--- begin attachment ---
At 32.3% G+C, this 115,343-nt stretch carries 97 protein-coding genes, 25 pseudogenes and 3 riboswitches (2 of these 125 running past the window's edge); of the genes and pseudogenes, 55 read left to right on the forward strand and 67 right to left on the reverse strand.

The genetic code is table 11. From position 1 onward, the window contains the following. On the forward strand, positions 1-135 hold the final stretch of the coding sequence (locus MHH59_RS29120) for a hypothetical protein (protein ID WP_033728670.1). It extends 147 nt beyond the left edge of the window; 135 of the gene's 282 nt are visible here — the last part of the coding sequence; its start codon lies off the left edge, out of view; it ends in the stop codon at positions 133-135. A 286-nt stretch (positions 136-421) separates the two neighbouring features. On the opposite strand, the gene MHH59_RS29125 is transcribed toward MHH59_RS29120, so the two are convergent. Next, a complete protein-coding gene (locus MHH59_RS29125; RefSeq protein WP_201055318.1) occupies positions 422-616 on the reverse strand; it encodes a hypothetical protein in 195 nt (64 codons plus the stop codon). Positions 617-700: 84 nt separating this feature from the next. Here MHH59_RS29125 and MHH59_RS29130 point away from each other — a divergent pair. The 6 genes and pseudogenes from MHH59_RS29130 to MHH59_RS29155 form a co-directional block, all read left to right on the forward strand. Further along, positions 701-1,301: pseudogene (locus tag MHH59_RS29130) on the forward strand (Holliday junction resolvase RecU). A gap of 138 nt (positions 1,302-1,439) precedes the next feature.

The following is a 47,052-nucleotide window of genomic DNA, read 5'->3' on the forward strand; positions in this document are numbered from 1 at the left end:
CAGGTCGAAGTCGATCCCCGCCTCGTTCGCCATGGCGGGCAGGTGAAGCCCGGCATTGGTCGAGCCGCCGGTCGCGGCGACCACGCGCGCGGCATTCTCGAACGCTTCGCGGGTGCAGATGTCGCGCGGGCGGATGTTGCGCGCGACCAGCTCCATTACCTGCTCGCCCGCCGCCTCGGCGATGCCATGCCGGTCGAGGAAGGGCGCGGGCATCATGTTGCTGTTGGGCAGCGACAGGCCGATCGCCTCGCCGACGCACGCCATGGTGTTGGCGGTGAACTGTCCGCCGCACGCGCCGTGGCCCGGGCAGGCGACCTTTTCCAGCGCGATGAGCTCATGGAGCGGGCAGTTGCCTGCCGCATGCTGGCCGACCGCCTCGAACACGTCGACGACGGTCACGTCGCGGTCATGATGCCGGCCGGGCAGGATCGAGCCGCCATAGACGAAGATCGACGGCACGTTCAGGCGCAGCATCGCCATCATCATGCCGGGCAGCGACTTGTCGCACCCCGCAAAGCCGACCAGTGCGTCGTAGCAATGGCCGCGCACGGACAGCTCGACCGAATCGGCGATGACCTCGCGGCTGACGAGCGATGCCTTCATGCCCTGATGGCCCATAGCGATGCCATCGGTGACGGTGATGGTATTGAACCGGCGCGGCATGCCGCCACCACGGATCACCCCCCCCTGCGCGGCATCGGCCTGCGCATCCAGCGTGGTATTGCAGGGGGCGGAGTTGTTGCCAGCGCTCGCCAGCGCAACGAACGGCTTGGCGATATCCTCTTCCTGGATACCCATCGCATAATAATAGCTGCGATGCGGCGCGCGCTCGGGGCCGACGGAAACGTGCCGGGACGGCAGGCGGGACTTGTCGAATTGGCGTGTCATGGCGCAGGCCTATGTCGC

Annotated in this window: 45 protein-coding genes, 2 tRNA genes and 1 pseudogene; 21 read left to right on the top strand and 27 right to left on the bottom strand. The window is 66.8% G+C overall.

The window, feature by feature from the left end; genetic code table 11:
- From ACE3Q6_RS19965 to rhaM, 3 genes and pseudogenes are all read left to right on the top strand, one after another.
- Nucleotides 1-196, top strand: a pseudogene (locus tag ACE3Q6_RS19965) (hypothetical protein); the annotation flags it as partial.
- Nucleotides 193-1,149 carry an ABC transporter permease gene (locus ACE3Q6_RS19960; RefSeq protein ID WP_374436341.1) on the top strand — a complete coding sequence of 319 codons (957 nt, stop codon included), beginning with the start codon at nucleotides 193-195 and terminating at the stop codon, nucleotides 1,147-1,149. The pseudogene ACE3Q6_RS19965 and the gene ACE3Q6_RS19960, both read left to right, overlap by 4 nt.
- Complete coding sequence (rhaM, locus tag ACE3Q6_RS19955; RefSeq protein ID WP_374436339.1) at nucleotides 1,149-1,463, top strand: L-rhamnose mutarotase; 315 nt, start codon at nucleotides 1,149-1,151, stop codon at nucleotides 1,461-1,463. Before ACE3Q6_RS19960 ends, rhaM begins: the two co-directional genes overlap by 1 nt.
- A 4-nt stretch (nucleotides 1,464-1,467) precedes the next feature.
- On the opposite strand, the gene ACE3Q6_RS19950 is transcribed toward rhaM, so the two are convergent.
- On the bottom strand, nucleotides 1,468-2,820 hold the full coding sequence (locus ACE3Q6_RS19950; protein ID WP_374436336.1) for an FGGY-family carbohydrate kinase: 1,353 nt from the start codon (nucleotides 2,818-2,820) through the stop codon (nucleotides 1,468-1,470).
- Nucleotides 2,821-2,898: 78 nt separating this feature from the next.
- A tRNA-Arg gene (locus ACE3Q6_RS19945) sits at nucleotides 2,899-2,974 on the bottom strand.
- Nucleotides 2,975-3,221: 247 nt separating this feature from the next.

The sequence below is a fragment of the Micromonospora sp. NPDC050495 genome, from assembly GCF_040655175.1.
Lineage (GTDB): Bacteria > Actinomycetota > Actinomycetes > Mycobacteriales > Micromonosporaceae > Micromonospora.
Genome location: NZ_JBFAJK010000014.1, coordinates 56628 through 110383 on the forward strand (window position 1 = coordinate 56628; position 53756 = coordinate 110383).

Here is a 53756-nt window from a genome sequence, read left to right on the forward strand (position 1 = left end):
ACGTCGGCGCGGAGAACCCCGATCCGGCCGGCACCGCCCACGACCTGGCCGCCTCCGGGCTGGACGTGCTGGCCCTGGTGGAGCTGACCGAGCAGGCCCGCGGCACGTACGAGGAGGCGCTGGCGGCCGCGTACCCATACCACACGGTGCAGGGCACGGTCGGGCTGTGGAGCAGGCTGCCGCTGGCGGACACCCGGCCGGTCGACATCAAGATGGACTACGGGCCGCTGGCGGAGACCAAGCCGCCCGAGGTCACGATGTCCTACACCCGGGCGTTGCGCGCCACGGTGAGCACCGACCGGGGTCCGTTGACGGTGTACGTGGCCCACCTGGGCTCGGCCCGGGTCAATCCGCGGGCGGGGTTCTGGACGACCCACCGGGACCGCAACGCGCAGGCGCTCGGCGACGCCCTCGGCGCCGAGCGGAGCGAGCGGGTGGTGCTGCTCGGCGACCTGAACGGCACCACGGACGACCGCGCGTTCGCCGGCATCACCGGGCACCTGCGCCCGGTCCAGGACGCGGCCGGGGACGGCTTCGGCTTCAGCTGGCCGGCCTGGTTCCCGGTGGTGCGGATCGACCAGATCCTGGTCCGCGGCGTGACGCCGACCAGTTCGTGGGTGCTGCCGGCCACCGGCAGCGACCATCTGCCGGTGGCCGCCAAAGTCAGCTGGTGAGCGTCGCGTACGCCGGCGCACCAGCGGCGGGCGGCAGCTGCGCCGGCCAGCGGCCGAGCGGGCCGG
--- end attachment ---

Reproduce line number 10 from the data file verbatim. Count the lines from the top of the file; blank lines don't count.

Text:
- Complete coding sequence (rhaM, locus tag ACE3Q6_RS19955; RefSeq protein ID WP_374436339.1) at nucleotides 1,149-1,463, top strand: L-rhamnose mutarotase; 315 nt, start codon at nucleotides 1,149-1,151, stop codon at nucleotides 1,461-1,463. Before ACE3Q6_RS19960 ends, rhaM begins: the two co-directional genes overlap by 1 nt.